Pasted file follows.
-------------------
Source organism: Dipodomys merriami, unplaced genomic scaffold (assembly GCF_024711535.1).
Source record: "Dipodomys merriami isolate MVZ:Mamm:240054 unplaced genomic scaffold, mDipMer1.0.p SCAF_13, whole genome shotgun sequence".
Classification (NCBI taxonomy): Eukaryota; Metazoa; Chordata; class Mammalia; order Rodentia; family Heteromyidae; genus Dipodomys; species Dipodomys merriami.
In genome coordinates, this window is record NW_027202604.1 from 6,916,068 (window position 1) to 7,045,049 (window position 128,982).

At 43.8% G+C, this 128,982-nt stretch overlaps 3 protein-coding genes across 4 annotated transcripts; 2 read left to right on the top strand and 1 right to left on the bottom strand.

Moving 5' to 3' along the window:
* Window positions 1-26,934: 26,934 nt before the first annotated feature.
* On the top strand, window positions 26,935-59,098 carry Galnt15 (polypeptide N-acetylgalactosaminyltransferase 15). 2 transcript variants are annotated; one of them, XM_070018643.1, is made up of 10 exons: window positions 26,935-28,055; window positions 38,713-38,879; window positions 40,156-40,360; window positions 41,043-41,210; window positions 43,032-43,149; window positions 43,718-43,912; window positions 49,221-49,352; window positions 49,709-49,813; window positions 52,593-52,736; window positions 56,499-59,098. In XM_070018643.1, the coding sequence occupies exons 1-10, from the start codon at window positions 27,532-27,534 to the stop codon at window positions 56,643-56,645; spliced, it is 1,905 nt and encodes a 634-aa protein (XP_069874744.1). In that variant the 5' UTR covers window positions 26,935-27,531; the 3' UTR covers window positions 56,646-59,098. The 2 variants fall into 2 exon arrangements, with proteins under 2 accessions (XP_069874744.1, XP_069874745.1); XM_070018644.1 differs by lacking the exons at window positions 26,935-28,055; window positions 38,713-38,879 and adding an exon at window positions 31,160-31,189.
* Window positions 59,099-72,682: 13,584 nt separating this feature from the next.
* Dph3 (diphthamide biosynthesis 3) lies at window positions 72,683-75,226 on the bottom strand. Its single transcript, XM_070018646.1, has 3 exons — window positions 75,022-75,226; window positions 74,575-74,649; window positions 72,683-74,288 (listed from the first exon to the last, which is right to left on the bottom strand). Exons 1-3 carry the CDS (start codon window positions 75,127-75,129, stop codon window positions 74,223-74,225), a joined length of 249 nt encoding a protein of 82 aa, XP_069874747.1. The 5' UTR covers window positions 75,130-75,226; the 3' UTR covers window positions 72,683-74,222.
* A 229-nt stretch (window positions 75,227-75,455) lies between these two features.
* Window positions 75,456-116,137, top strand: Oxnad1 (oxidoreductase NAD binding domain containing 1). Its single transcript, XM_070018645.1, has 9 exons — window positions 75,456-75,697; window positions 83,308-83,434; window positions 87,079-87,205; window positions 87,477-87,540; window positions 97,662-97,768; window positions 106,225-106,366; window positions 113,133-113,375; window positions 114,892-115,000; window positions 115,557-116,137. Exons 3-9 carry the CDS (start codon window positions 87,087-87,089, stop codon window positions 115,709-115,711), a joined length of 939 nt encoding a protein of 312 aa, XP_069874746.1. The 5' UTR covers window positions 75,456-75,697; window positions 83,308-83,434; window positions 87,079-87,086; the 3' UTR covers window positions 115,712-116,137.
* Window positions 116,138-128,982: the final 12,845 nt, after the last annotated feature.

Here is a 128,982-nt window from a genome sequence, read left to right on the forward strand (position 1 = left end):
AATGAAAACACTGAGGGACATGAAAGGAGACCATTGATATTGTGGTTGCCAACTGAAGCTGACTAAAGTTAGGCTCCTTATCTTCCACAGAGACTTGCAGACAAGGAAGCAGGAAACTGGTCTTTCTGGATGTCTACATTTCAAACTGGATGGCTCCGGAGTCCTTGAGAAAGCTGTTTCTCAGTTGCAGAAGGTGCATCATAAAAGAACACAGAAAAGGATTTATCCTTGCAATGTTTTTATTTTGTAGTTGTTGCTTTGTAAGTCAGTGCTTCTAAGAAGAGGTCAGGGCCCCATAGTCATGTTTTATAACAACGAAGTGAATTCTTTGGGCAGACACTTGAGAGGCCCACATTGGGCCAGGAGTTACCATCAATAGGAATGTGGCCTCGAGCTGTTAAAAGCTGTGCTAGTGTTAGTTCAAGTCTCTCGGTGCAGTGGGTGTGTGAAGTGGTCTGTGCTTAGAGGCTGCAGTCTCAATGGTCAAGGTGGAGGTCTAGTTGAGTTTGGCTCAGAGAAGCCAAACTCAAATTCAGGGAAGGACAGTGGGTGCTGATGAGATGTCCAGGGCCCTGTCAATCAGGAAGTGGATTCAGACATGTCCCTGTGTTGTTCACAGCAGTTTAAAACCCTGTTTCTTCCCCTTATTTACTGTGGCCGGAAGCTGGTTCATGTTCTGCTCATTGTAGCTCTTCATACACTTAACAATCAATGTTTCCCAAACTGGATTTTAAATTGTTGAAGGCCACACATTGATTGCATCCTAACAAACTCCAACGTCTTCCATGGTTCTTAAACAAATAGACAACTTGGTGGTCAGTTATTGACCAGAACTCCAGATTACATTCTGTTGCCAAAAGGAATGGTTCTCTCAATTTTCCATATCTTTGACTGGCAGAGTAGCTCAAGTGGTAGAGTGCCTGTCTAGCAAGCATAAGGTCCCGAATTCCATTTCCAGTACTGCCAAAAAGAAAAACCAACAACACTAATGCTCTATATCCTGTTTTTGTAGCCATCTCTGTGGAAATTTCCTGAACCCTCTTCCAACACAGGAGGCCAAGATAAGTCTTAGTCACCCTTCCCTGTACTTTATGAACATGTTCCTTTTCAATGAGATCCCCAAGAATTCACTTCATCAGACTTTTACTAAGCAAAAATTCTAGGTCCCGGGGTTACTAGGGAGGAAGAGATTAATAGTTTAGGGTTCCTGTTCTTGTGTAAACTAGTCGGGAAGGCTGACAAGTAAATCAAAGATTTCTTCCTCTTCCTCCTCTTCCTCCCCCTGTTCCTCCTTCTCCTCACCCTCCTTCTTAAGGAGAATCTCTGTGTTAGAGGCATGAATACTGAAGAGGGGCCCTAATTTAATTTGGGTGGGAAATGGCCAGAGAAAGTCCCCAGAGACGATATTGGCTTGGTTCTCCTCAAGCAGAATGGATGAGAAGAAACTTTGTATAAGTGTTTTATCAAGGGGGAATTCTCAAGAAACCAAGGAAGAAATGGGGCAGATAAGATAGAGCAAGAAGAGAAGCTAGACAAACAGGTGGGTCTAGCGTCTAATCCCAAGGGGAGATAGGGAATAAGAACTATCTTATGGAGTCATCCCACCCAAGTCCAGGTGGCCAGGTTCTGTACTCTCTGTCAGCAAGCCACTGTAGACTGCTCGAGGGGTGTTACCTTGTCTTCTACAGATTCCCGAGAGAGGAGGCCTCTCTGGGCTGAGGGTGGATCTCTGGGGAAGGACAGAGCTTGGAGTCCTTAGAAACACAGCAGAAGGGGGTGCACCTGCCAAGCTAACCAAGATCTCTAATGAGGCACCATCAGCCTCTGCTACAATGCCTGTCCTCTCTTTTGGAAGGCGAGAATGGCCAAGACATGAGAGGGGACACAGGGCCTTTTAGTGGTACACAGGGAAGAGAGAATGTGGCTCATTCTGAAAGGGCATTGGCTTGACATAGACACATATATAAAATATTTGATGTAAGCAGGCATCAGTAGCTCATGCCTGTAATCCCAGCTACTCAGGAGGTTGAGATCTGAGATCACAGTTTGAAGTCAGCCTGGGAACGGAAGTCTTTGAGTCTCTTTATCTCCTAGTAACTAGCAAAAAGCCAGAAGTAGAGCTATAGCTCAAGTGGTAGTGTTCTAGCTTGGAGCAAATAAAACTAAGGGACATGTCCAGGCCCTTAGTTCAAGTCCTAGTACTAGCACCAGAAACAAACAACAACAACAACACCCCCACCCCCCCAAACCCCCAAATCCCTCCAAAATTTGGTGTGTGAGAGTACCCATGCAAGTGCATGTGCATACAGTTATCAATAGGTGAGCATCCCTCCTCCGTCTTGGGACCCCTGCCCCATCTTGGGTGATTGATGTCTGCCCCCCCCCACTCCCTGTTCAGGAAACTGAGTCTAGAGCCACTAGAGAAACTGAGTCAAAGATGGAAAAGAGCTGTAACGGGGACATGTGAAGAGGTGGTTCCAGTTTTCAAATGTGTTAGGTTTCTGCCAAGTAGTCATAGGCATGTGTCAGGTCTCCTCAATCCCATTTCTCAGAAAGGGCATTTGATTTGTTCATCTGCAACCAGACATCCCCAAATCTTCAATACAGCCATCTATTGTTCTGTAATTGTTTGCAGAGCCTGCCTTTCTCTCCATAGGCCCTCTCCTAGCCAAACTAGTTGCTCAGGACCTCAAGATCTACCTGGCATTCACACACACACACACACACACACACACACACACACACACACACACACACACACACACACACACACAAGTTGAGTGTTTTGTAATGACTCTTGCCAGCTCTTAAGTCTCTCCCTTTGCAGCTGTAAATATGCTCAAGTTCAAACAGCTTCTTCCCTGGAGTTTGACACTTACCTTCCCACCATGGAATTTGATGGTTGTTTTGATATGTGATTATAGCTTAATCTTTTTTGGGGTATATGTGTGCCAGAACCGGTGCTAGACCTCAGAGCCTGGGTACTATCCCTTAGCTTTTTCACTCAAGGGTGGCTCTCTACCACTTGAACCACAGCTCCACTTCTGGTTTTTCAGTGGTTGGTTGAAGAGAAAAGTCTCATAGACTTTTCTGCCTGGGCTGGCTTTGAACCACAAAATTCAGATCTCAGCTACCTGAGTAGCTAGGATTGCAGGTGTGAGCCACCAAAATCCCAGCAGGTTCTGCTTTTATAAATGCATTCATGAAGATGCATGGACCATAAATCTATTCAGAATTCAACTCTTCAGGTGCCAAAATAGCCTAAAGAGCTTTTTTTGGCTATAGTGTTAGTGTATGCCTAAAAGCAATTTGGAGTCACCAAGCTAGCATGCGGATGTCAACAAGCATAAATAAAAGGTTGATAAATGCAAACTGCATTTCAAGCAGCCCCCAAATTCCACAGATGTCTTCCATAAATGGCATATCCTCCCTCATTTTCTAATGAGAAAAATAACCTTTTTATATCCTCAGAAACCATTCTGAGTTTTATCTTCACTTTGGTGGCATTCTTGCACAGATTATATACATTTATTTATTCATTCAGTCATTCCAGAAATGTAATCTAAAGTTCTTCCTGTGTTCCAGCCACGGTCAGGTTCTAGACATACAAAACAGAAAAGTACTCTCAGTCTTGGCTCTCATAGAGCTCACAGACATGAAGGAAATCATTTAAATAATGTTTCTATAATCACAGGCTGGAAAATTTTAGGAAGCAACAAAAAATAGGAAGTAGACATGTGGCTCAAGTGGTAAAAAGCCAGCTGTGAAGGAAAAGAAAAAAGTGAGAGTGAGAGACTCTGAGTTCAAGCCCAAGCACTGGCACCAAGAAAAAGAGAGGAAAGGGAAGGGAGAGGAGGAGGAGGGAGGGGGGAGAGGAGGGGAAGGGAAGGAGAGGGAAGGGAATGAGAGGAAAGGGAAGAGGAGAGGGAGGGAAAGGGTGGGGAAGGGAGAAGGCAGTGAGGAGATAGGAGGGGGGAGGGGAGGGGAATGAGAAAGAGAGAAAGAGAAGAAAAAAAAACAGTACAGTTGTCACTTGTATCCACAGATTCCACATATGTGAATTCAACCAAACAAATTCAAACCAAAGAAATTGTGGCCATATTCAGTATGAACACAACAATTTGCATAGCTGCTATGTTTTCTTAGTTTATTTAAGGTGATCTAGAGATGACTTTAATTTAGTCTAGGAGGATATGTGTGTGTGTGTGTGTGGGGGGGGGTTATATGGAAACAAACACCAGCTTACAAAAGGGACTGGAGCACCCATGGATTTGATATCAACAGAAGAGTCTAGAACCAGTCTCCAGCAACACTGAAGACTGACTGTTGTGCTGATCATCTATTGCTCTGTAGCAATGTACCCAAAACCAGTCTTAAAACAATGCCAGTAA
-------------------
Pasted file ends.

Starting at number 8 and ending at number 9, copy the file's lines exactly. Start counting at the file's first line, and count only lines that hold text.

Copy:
* On the top strand, window positions 26,935-59,098 carry Galnt15 (polypeptide N-acetylgalactosaminyltransferase 15). 2 transcript variants are annotated; one of them, XM_070018643.1, is made up of 10 exons: window positions 26,935-28,055; window positions 38,713-38,879; window positions 40,156-40,360; window positions 41,043-41,210; window positions 43,032-43,149; window positions 43,718-43,912; window positions 49,221-49,352; window positions 49,709-49,813; window positions 52,593-52,736; window positions 56,499-59,098. In XM_070018643.1, the coding sequence occupies exons 1-10, from the start codon at window positions 27,532-27,534 to the stop codon at window positions 56,643-56,645; spliced, it is 1,905 nt and encodes a 634-aa protein (XP_069874744.1). In that variant the 5' UTR covers window positions 26,935-27,531; the 3' UTR covers window positions 56,646-59,098. The 2 variants fall into 2 exon arrangements, with proteins under 2 accessions (XP_069874744.1, XP_069874745.1); XM_070018644.1 differs by lacking the exons at window positions 26,935-28,055; window positions 38,713-38,879 and adding an exon at window positions 31,160-31,189.
* Window positions 59,099-72,682: 13,584 nt separating this feature from the next.